In all cases the MD-25 was just what the doctor ordered. It has a crisp 2 MOA dot (it would just cover a 2-inch diameter target that’s 100 yards away) with a full brightness range appropriate for use from dusk to dawn, including in the full Texas sun where many dots really struggle to show up.
Note that in the fourth photo in this review — the one that shows the dot — 95% of that “starburst” look to the dot and the reflection inside the edges of the optic is something I couldn’t prevent my camera from showing, but it’s an effect of the camera, not actually something your eye sees in the optic. Unless you’re in a fairly dark environment running the red dot cranked up to 11, the MD-25 has about as nice and clean of a precise little red dot as they come.
While fully multi-coated, the SLx MD-25’s lenses impart far less color shift than most red dots and provide a nearly neutral, clear view that’s much closer to naked eye vision than the norm.
Side note: I’m wearing the same hat and t-shirt in both videos and in the photo above, yet all were taken not just on different days but in different months. I clearly need to expand my wardrobe.
Speaking of wardrobes, the SLx MD-25 is pretty enough for any occasion. It has that high-end look to it with an appealing design, clean machining, and an even, deep, hardcoat anodized finish.
Over many months of regular use on all sorts of different firearms, the MD-25 has been a rockstar for me. It retains zero without fail (and has even proven its ability to return to zero after removing it and later returning it to the same gun), has a precise enough dot for accurate shooting out to a couple hundred yards, is daylight bright even in full Texas sun on a light background, provides a very wide field of view with nearly no color shift, and comes right out of the box with all of the mounting options necessary to work on just about any firearm.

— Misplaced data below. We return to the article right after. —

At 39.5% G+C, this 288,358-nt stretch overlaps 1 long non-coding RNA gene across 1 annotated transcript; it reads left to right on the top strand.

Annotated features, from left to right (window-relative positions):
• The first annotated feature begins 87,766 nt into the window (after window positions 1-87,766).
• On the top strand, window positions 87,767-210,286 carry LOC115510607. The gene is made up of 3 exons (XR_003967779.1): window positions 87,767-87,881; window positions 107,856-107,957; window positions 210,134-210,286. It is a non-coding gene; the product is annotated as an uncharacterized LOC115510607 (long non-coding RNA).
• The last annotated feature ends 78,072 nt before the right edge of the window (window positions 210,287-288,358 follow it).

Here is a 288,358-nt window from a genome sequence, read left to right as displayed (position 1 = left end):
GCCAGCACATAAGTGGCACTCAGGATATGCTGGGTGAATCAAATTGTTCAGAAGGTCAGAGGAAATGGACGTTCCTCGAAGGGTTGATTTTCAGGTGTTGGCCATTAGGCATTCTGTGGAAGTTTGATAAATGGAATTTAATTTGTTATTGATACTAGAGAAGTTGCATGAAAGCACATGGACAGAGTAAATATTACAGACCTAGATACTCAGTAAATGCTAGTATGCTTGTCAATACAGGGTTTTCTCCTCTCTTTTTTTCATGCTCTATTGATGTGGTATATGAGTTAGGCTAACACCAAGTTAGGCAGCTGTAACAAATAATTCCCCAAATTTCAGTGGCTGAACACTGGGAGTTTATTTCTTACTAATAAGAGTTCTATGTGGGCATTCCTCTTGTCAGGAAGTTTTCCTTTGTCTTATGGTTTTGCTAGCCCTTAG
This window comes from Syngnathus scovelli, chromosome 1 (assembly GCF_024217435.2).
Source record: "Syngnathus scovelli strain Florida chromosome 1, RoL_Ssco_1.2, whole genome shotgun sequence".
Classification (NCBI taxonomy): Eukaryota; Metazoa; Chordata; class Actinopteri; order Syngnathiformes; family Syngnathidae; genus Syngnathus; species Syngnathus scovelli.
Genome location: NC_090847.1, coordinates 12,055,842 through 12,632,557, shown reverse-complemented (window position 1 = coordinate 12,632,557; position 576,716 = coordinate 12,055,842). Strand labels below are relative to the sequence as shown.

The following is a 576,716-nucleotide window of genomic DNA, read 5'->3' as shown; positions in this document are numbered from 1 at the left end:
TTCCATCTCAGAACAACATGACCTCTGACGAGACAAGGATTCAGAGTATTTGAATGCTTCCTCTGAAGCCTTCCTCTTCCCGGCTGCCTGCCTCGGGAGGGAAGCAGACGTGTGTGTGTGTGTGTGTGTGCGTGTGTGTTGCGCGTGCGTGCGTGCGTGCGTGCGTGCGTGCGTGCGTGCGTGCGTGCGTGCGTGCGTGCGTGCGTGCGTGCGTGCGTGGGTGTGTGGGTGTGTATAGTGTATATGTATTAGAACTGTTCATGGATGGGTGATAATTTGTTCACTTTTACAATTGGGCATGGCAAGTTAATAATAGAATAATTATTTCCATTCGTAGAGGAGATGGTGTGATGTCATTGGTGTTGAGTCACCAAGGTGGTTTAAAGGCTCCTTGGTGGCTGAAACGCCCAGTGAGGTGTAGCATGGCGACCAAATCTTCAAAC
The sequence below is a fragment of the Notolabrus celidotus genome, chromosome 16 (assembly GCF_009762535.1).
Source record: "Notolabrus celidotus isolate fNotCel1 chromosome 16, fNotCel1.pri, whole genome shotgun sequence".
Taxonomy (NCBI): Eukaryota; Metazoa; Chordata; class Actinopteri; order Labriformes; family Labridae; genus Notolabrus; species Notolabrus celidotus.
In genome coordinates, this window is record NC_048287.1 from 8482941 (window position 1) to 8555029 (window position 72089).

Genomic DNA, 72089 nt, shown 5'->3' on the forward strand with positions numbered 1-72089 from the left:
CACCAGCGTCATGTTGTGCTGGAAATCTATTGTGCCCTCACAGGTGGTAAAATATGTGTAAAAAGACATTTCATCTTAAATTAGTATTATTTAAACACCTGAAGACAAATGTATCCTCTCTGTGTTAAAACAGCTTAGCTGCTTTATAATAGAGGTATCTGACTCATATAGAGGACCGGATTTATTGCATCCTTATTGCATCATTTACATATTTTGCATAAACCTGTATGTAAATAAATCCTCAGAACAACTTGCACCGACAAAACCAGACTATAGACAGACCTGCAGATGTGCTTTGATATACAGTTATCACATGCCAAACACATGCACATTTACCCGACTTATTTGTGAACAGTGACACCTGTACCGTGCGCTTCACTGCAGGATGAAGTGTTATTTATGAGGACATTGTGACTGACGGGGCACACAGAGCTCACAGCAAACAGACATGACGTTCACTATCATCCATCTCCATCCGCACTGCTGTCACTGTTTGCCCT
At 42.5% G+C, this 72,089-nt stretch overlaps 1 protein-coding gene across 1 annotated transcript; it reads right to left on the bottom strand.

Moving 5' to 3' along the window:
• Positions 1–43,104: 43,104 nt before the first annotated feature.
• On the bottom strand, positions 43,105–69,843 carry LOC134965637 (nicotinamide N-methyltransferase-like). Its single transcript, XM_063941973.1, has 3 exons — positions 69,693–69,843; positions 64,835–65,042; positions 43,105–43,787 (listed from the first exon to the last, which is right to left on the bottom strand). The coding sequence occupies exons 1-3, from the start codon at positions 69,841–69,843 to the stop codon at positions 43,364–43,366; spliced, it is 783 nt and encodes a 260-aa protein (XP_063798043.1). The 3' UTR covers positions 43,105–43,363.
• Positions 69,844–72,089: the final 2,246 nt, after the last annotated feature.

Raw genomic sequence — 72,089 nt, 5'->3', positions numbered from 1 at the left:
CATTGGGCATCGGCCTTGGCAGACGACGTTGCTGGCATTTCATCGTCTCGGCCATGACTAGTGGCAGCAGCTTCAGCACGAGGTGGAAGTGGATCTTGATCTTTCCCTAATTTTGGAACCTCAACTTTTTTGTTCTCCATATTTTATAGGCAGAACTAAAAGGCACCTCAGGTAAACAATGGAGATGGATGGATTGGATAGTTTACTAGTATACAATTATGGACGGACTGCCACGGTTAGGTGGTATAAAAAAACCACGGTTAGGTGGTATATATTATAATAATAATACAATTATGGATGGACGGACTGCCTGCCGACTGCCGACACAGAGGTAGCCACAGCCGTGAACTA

The Primary Arms SLx MD-25 is a no-brainer, solid choice for a fantastic red dot at a killer price.
Specifications: Primary Arms SLx MD-25 Microdot
Reticle: 2 MOA Dot
Brightness: 11 settings (including two night vision) plus “off”
Dot Color: Red
Click Value: 1/2 MOA
Adjustment Range: 50 MOA
Battery Life: 50,000 hours at medium brightness
Battery Type: CR2032
Finish: Hardcoat anodized
Weight: 6.5 ounces
Ratings (out of five stars):
Utility * * * * *
When you combine two mounts, two spacers, plus all the hardware and tools necessary right in the box with a 2 MOA dot, wide-field-of-view optic you nail five-star utility.
Form Factor * * * *
Good looks with excellent machining and finish. It looks nicer than its MSRP would suggest.
Optics * * * * *
Clear glass and a crisp, stop sign red dot with plenty of brightness adjustment. At this price point the optics quality is five stars for sure.
Durability * * * * *
While I didn’t torture test the MD-25, others have and it’s clearly a stout, well-made optic. In my testing I found the turrets to track true and the zero retention was flawless. All components appear well-made and everything fits and functions correctly and confidently.
Overall * * * * *
I simply have no gripes or nit-picks to level at the SLx MD-25. While, sure, I could request enhancements such as “off” clicks between each of the brightness settings, a QD mount(s), or flip-up lens caps, at an MSRP of just $169.99 I’m fully five-stars happy with this fantastic, large diameter microdot.